NEA Big Read 2017-09-25T16:35:18+00:00

NEABigRead

NEA Big Read is a program of the National Endowment for the Arts in partnership with Arts Midwest. It is designed to broaden our understanding of our world, our communities, and ourselves through the joy of sharing a good book.

 

This year’s NEA Big Read runs from Friday, October 6 through Friday, November 10. To see a calendar of events and learn more about the many workshops, concerts, lectures, film screenings, food events, and more, click here or stop by your local library and pick up a hard copy.

“Don’t worry about what a poem means. Do you ask what a song means before you listen?

Just listen.” – Joy Harjo

Joy Harjo

Here is a paradox. Each Big Read is unique, and each Big Read is the same. The chosen literature dictates a new author, a new literary form, a new historical context; yet year after year we set out to read carefully, to listen well, and to engage honestly, as we strive to broaden our understanding of ourselves, our community, and our world. Thank you for joining the journey!

Our featured author this year is Joy Harjo. She was born in Oklahoma, and is a member of the Muscogee/Creek Nation. Joy is the 2017 recipient of the prestigious Ruth Lilly Prize in Poetry, which honors a living U.S. poet for outstanding lifetime achievement.

Joy Harjo will be visiting our Library District on Saturday, October 21 at 1:30pm at the Boardman Road Branch Library.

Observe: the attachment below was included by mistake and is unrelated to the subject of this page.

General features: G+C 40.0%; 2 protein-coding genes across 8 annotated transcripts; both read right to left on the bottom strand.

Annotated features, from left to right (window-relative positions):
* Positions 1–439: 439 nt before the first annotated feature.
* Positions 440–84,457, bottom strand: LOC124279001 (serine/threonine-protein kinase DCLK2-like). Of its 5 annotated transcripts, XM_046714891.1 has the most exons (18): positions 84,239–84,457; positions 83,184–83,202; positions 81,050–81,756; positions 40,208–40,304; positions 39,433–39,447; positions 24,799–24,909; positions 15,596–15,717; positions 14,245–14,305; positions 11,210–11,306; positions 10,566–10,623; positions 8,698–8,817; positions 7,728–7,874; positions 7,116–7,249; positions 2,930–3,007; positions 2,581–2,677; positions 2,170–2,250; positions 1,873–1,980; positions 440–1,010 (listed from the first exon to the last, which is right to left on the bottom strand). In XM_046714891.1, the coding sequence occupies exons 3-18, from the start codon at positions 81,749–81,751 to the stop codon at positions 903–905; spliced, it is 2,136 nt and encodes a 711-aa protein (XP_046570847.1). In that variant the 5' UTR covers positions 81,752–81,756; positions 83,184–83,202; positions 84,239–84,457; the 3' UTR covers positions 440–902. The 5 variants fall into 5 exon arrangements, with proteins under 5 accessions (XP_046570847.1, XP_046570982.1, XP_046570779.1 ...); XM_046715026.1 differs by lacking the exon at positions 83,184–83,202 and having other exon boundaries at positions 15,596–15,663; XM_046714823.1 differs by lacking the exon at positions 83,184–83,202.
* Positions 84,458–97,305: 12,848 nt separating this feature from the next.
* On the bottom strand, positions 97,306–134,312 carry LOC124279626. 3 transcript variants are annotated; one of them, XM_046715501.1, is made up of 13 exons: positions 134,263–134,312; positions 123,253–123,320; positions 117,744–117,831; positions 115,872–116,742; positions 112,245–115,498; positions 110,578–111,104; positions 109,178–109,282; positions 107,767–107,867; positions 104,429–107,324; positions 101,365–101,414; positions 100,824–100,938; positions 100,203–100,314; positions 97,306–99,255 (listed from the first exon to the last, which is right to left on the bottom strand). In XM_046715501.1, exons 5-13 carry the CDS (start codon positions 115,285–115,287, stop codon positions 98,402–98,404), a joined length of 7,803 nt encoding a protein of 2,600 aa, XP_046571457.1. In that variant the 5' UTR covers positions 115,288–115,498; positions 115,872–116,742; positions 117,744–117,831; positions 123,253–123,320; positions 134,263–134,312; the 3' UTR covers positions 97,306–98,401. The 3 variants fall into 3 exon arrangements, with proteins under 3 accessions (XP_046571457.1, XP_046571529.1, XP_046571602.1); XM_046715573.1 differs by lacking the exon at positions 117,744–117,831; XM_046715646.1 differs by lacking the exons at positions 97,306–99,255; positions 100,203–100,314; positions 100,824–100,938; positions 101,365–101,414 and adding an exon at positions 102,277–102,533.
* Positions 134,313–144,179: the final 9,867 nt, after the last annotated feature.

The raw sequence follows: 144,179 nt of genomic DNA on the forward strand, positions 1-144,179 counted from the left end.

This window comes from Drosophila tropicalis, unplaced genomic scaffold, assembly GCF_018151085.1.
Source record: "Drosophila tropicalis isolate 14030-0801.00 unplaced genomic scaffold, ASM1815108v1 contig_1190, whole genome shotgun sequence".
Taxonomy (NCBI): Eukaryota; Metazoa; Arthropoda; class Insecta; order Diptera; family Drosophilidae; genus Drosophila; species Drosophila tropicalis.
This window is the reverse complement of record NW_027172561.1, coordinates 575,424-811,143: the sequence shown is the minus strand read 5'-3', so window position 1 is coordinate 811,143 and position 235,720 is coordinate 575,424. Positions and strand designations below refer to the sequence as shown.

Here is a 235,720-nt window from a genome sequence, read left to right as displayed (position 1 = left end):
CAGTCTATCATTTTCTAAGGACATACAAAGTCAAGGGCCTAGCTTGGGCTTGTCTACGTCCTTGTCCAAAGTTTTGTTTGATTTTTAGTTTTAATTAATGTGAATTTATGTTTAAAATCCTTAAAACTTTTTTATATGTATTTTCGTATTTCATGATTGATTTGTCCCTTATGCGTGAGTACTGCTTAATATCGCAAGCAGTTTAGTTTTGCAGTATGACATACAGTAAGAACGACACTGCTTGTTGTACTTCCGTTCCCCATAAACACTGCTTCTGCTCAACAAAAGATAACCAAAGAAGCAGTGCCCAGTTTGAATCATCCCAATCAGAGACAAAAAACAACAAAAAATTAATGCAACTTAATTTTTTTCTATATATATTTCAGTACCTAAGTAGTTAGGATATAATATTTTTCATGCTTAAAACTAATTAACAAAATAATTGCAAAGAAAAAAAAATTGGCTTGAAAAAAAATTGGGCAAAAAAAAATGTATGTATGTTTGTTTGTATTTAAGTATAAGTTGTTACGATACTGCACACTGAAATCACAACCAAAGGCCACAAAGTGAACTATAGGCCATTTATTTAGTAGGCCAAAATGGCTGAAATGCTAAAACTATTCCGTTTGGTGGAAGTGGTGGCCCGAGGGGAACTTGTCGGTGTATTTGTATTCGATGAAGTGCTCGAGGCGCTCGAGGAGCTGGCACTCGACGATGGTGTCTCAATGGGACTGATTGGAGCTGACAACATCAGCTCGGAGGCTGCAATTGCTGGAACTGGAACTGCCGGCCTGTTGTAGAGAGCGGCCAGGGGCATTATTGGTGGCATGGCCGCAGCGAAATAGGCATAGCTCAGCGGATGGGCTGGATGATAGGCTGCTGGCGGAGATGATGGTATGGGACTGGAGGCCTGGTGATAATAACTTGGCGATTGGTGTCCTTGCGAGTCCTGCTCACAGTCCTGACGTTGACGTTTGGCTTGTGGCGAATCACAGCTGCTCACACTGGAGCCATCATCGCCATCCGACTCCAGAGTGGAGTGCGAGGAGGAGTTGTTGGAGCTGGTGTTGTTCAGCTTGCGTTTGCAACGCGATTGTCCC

How We Became Human by Joy Harjo
Joy Harjo
2017 NEA Big Read

The Library District has partnered with local libraries and organizations to bring many programs highlighting Joy Harjo’s book, How We Became Human. For a calendar and full details of the events, please download the booklet here.

Joseph Bruchac

This year’s Little Read book selections have ignited a firestorm of excitement in our local elementary and middle schools. The reason is, quite simply, author Joseph Bruchac.

Joseph Bruchac is the much loved, award-winning author of over 120 books for children and adults. He is a professional storyteller with an international reputation. Most of his books reflect his Abenaki ancestry and his intense interest in Native American history and culture.

In an interview with Scholastic, Joseph said, “I started to write when I was in the second grade. I wrote poems to my teacher. One day, when she read one to the class, some of the bigger boys got jealous. They beat me up after school. That was my first experience with hostile literary critics. But I kept on writing.”

Joseph Bruchac will visit local schools on November 2 and 3, and perform at the Boardman Road Branch Library at 4 pm on November 2.

Joseph Bruchac
Warriors by Joseph Bruchac
Earth Under Sky Bears Feet Bruchac